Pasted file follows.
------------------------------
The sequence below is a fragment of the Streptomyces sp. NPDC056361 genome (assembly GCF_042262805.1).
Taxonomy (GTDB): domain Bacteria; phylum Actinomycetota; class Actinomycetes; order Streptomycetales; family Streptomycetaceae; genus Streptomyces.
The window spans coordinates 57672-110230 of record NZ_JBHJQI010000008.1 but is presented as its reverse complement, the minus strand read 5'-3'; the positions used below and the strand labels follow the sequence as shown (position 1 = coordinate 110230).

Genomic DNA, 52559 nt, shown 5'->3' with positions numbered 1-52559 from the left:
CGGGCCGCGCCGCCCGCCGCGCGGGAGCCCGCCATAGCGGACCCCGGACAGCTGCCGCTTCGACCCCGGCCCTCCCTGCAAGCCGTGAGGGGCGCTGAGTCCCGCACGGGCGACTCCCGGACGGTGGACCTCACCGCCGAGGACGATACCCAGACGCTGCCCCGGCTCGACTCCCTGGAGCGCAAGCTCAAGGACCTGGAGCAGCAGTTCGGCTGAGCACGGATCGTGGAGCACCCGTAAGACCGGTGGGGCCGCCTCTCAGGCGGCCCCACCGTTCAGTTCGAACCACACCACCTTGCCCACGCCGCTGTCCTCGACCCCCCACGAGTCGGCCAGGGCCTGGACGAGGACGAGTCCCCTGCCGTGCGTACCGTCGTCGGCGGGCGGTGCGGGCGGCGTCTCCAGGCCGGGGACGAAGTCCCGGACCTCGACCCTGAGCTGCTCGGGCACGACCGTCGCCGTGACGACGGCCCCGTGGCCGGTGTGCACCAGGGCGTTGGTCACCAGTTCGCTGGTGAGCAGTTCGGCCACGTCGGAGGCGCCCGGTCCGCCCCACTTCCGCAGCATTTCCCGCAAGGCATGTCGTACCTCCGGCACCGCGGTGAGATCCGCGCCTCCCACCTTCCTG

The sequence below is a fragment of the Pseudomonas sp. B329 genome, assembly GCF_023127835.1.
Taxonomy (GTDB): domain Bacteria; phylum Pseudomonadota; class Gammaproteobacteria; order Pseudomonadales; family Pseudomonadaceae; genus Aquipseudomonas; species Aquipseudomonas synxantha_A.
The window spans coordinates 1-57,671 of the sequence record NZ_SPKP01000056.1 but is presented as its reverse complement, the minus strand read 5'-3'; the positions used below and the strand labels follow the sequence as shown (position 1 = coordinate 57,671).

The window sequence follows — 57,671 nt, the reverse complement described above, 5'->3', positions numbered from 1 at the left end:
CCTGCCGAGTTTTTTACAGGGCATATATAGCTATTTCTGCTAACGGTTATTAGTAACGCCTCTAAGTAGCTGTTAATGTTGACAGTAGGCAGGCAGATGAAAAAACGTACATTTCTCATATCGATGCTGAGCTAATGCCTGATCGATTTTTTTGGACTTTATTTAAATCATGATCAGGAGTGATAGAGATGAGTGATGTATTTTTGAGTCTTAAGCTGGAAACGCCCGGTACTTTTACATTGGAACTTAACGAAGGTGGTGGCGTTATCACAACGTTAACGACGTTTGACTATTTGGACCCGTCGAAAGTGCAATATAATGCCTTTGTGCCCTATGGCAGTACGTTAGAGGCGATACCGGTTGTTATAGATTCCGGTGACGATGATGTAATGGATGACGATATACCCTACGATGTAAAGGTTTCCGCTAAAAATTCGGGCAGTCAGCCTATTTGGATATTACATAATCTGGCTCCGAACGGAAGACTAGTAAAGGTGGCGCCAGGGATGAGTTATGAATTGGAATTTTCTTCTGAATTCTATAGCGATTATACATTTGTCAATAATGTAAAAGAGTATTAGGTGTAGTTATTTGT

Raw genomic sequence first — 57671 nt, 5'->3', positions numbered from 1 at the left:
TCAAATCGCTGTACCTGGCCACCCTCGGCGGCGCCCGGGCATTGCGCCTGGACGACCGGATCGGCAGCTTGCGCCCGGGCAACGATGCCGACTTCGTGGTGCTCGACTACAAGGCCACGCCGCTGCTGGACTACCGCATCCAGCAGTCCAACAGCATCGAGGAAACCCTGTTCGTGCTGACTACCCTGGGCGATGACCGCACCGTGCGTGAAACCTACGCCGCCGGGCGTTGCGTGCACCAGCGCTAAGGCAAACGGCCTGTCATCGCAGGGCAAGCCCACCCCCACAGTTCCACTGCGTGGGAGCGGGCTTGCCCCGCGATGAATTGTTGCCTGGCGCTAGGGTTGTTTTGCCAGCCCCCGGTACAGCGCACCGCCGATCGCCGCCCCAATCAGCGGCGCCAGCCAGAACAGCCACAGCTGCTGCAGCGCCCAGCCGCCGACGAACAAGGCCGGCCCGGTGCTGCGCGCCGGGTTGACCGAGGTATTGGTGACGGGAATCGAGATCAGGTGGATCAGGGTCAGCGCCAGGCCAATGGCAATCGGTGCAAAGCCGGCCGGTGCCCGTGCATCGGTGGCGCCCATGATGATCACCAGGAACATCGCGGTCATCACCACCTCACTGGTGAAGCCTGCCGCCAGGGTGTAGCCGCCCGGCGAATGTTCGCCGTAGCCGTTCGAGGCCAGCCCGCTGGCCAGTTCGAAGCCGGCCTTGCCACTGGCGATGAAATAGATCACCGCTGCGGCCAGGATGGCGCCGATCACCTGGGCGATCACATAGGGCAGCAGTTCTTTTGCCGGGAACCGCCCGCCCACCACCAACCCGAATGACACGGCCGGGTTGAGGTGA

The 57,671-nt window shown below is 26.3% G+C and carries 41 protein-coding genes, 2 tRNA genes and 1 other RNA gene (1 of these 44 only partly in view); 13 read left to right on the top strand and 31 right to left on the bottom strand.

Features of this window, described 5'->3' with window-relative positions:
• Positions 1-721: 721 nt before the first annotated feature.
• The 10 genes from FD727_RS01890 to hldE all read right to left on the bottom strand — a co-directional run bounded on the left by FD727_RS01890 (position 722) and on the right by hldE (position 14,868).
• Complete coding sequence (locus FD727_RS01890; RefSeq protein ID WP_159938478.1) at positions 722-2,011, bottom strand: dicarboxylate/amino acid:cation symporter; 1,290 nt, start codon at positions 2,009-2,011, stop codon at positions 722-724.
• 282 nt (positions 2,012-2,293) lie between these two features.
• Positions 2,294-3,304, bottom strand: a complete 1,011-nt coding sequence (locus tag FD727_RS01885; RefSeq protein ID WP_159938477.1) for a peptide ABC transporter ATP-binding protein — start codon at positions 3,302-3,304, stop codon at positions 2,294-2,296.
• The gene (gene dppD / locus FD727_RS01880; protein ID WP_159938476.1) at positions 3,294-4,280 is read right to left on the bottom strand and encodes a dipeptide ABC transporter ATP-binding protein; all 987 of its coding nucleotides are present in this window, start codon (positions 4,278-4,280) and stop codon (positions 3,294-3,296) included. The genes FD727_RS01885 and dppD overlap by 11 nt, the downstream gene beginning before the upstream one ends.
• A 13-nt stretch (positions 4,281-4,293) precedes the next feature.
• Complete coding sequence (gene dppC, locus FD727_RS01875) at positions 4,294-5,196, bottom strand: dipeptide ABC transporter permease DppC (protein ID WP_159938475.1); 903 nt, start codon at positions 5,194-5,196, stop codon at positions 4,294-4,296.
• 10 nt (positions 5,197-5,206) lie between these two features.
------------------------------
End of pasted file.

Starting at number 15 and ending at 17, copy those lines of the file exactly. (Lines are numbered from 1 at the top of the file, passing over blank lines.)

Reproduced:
• Positions 1-721: 721 nt before the first annotated feature.
• The 10 genes from FD727_RS01890 to hldE all read right to left on the bottom strand — a co-directional run bounded on the left by FD727_RS01890 (position 722) and on the right by hldE (position 14,868).
• Complete coding sequence (locus FD727_RS01890; RefSeq protein ID WP_159938478.1) at positions 722-2,011, bottom strand: dicarboxylate/amino acid:cation symporter; 1,290 nt, start codon at positions 2,009-2,011, stop codon at positions 722-724.